Sundance Names Eugene Hernandez Festival Director and Head of Public Programming

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The Sundance Film Festival has found a new director and just the fourth in its history, with Sundance Institute appointing New York Film Festival director Eugene Hernandez as its new festival director and head of public programming.

Hernandez joins the Sundance Institute beginning in November, reporting to CEO Joana Vicente, but he will officially begin leading the Sundance Film Festival as director starting with the 2024 edition, which also happens to be Sundance’s upcoming 40th Anniversary. He takes over from Tabitha Jackson, who exited in June.

2023’s festival is already well in the works and is being led by Vicente working closely with director of programming Kim Yutani, along with the Sundance Institute leadership team.

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Hernandez joins Sundance from Film at Lincoln Center (FLC), where he has worked the last 12 years, most recently as SVP of FLC, executive director of NYFF and publisher of Film Comment. This fall’s upcoming NYFF taking place between Sept. 30 through Oct. 16, will be his last after stepping into the role in 2020 and navigating the complexities of COVID in that time. He will be based between the New York and Los Angeles offices and also work in the Park City office.

Hernandez in his role will lead the Sundance Institute’s year round public programming while amplifying the importance of independent film and media. He will be responsible for guiding and overseeing the festival’s overall vision and strategy while collaborating with Yutani and the programming team, as well as the leadership team, to further the artistic vision of the Sundance Film Festival. He will lead the planning and execution of the Festival, working with senior leaders across the organization on the fest’s in-person and online elements. He will also shape the Institute’s public programming globally and locally, both physically and digitally.

“It’s a full circle moment as Eugene has been inextricably connected to Sundance for more than 25 years, ever since he came to the Festival in the mid-1990s to build Indiewire, an online community for indie film. He’s been at the forefront of supporting independent artists and deeply invested in the careers of storytellers and the field as a whole,” Joana Vicente, Sundance Institute CEO, said in a statement. “I am thrilled that he will be the next Festival Director and that he is joining the Institute’s leadership team. I look forward to working closely with him as he leads the Festival and builds out our public programming — shaping critical conversations all year round, supporting our artist community, and expanding the possibilities for Sundance audiences and artists alike. He joins at a critical time in the industry for independent filmmakers when the Institute has never played a more important role for artists, audiences, and the field in total.”

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“Supporting independent artists has always been the bedrock of the Institute and the fuel behind the Festival,” Sundance Institute founder Robert Redford said in a statement. “The fact that we have been able to hold true to this core purpose is a testament to the vitality of the Institute and to the Festival’s platform as a place to discover new films, ideas, and artists. For almost three decades, Eugene has been working on a parallel path with many of the same values and objectives in mind. I’m so pleased to have him serve as our new Festival Director, helping to support a new generation of artists, and taking us into the next decade of Sundance’s story.”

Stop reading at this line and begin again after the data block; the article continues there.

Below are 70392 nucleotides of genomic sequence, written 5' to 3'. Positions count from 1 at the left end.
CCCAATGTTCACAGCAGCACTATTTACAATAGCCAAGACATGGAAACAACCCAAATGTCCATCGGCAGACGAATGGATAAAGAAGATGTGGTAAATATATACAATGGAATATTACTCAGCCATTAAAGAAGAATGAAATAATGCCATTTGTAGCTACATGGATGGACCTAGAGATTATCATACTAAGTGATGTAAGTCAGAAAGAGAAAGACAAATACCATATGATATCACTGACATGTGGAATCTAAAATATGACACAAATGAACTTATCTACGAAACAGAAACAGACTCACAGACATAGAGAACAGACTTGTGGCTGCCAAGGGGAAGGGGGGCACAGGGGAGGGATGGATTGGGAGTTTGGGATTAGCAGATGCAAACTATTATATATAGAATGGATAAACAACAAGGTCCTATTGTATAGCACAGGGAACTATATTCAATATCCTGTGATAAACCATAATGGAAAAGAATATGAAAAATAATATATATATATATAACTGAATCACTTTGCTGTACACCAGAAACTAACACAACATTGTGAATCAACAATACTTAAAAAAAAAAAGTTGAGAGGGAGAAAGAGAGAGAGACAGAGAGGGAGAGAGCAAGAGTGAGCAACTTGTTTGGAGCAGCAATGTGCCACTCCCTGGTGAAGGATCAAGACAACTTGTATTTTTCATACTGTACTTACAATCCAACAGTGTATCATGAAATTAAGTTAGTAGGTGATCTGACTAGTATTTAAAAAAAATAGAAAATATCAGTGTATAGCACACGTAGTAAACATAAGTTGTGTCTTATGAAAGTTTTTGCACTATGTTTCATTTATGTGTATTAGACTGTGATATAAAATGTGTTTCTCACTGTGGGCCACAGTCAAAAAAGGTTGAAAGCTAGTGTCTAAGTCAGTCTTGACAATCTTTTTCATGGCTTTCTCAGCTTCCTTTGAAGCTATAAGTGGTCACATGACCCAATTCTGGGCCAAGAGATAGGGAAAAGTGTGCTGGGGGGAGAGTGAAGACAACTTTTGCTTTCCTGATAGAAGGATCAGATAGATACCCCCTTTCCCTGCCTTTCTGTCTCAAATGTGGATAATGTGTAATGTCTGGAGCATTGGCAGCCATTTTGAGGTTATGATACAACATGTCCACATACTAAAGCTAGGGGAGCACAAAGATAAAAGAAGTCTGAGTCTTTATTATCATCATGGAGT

Hernandez joined Film at Lincoln Center in 2010 as the director of Digital Strategy and began leading strategy and special programs for the organization in 2014 when he was promoted to deputy director. Before joining the FLC, Hernandez was the co-founder and Editor-in-Chief of IndieWire, which he helped build over 15 years. He is a Member-at-Large of the Academy of Motion Picture Arts and Sciences and serves on the board of advisors for SXSW, SeriesFest and Art House Convergence, which Sundance has supported. Additionally, he has worked extensively as a consultant for several nonprofits, written for major print and online publications and annually participates in the international film festival circuit as a panelist and a juror, including the 2015 Sundance Film Festival.

“Sundance’s decades of leadership, championing artistic discovery and independent expression, was a landmark catalyst in my life. Nearly 30 years ago, looking for direction and curious, I went to the Sundance Film Festival for the first time. I immediately connected with its mission, and it changed my life,” Hernandez said in a statement. “I’m both energized and humbled to accept this opportunity to join Sundance. Supporting artists has been at the center of my career’s work, and for the last twelve years, I’ve had the privilege of growing and learning at Film at Lincoln Center and the New York Film Festival. I’m ready for this inspiring challenge and unique opportunity to engage artists and audiences at Sundance, work with its best-in-the-business team, and follow in the footsteps of exceptional leaders.”

Sundance 2023 runs from Jan. 19-29. The hybrid festival will be back in person in Utah, and will have an online component as well.

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